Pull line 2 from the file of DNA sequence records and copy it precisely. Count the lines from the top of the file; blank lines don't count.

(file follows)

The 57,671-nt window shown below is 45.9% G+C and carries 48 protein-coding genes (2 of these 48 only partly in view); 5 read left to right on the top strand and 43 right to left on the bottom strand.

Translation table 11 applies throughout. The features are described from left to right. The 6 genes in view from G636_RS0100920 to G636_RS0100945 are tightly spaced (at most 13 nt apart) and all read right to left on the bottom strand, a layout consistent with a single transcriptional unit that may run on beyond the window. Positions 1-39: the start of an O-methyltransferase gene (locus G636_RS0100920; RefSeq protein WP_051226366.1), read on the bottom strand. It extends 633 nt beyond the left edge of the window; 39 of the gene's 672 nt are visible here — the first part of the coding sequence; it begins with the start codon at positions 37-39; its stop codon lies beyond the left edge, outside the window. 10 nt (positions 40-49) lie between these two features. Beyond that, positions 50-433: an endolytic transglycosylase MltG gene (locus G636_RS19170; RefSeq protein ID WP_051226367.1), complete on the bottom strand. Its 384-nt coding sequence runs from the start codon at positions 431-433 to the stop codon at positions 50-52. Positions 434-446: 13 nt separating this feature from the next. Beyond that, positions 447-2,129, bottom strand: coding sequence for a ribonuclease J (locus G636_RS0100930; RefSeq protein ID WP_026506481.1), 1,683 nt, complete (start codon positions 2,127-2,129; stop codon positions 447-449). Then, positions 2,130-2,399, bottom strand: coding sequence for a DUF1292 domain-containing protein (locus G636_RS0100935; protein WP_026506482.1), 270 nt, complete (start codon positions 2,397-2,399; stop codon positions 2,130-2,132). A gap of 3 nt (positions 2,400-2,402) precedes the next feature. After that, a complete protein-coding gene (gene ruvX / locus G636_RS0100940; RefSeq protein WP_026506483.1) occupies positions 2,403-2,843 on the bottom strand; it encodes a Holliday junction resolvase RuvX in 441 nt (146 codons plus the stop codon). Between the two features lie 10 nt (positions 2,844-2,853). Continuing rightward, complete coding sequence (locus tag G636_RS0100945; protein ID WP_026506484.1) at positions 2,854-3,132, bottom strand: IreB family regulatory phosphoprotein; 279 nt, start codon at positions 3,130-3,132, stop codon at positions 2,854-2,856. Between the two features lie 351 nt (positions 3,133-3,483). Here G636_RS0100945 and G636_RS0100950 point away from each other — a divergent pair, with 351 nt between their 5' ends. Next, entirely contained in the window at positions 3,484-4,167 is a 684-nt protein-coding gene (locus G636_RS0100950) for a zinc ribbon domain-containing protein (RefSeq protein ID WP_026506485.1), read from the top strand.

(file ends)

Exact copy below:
Translation table 11 applies throughout. The features are described from left to right. The 6 genes in view from G636_RS0100920 to G636_RS0100945 are tightly spaced (at most 13 nt apart) and all read right to left on the bottom strand, a layout consistent with a single transcriptional unit that may run on beyond the window. Positions 1-39: the start of an O-methyltransferase gene (locus G636_RS0100920; RefSeq protein WP_051226366.1), read on the bottom strand. It extends 633 nt beyond the left edge of the window; 39 of the gene's 672 nt are visible here — the first part of the coding sequence; it begins with the start codon at positions 37-39; its stop codon lies beyond the left edge, outside the window. 10 nt (positions 40-49) lie between these two features. Beyond that, positions 50-433: an endolytic transglycosylase MltG gene (locus G636_RS19170; RefSeq protein ID WP_051226367.1), complete on the bottom strand. Its 384-nt coding sequence runs from the start codon at positions 431-433 to the stop codon at positions 50-52. Positions 434-446: 13 nt separating this feature from the next. Beyond that, positions 447-2,129, bottom strand: coding sequence for a ribonuclease J (locus G636_RS0100930; RefSeq protein ID WP_026506481.1), 1,683 nt, complete (start codon positions 2,127-2,129; stop codon positions 447-449). Then, positions 2,130-2,399, bottom strand: coding sequence for a DUF1292 domain-containing protein (locus G636_RS0100935; protein WP_026506482.1), 270 nt, complete (start codon positions 2,397-2,399; stop codon positions 2,130-2,132). A gap of 3 nt (positions 2,400-2,402) precedes the next feature. After that, a complete protein-coding gene (gene ruvX / locus G636_RS0100940; RefSeq protein WP_026506483.1) occupies positions 2,403-2,843 on the bottom strand; it encodes a Holliday junction resolvase RuvX in 441 nt (146 codons plus the stop codon). Between the two features lie 10 nt (positions 2,844-2,853). Continuing rightward, complete coding sequence (locus tag G636_RS0100945; protein ID WP_026506484.1) at positions 2,854-3,132, bottom strand: IreB family regulatory phosphoprotein; 279 nt, start codon at positions 3,130-3,132, stop codon at positions 2,854-2,856. Between the two features lie 351 nt (positions 3,133-3,483). Here G636_RS0100945 and G636_RS0100950 point away from each other — a divergent pair, with 351 nt between their 5' ends. Next, entirely contained in the window at positions 3,484-4,167 is a 684-nt protein-coding gene (locus G636_RS0100950) for a zinc ribbon domain-containing protein (RefSeq protein ID WP_026506485.1), read from the top strand.